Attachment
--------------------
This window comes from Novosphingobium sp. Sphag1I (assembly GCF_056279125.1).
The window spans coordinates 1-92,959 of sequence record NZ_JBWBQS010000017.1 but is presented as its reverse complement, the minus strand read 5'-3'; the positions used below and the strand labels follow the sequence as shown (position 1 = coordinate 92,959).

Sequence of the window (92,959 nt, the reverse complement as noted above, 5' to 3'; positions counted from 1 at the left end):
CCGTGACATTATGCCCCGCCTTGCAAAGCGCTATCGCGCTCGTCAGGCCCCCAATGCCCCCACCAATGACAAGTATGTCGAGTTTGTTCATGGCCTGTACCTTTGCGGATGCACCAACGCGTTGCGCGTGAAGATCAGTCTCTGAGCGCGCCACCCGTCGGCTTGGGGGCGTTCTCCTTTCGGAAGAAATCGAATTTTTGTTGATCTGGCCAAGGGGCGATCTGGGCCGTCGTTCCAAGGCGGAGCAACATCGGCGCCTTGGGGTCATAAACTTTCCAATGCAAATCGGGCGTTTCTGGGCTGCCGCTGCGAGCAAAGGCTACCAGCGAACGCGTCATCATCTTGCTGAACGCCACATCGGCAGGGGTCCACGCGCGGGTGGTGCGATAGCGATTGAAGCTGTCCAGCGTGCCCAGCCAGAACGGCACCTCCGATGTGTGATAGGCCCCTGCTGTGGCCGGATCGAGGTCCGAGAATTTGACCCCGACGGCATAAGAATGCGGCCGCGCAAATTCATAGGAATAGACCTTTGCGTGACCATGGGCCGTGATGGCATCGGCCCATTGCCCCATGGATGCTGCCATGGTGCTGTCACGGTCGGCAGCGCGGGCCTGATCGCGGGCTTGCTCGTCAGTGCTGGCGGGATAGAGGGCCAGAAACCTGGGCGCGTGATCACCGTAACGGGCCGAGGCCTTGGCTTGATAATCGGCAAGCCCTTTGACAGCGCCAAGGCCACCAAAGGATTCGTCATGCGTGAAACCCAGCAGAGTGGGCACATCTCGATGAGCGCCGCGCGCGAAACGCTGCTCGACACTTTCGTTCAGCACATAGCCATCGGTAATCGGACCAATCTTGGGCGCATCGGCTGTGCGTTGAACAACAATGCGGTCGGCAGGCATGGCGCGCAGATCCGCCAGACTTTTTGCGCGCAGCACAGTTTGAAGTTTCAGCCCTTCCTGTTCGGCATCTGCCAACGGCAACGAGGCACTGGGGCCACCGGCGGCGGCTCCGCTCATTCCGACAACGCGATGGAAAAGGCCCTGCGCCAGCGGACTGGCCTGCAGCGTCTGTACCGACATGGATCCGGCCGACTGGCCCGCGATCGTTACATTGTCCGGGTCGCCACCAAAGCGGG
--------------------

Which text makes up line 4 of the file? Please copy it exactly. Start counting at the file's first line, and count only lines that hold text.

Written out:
CCGTGACATTATGCCCCGCCTTGCAAAGCGCTATCGCGCTCGTCAGGCCCCCAATGCCCCCACCAATGACAAGTATGTCGAGTTTGTTCATGGCCTGTACCTTTGCGGATGCACCAACGCGTTGCGCGTGAAGATCAGTCTCTGAGCGCGCCACCCGTCGGCTTGGGGGCGTTCTCCTTTCGGAAGAAATCGAATTTTTGTTGATCTGGCCAAGGGGCGATCTGGGCCGTCGTTCCAAGGCGGAGCAACATCGGCGCCTTGGGGTCATAAACTTTCCAATGCAAATCGGGCGTTTCTGGGCTGCCGCTGCGAGCAAAGGCTACCAGCGAACGCGTCATCATCTTGCTGAACGCCACATCGGCAGGGGTCCACGCGCGGGTGGTGCGATAGCGATTGAAGCTGTCCAGCGTGCCCAGCCAGAACGGCACCTCCGATGTGTGATAGGCCCCTGCTGTGGCCGGATCGAGGTCCGAGAATTTGACCCCGACGGCATAAGAATGCGGCCGCGCAAATTCATAGGAATAGACCTTTGCGTGACCATGGGCCGTGATGGCATCGGCCCATTGCCCCATGGATGCTGCCATGGTGCTGTCACGGTCGGCAGCGCGGGCCTGATCGCGGGCTTGCTCGTCAGTGCTGGCGGGATAGAGGGCCAGAAACCTGGGCGCGTGATCACCGTAACGGGCCGAGGCCTTGGCTTGATAATCGGCAAGCCCTTTGACAGCGCCAAGGCCACCAAAGGATTCGTCATGCGTGAAACCCAGCAGAGTGGGCACATCTCGATGAGCGCCGCGCGCGAAACGCTGCTCGACACTTTCGTTCAGCACATAGCCATCGGTAATCGGACCAATCTTGGGCGCATCGGCTGTGCGTTGAACAACAATGCGGTCGGCAGGCATGGCGCGCAGATCCGCCAGACTTTTTGCGCGCAGCACAGTTTGAAGTTTCAGCCCTTCCTGTTCGGCATCTGCCAACGGCAACGAGGCACTGGGGCCACCGGCGGCGGCTCCGCTCATTCCGACAACGCGATGGAAAAGGCCCTGCGCCAGCGGACTGGCCTGCAGCGTCTGTACCGACATGGATCCGGCCGACTGGCCCGCGATCGTTACATTGTCCGGGTCGCCACCAAAGCGGG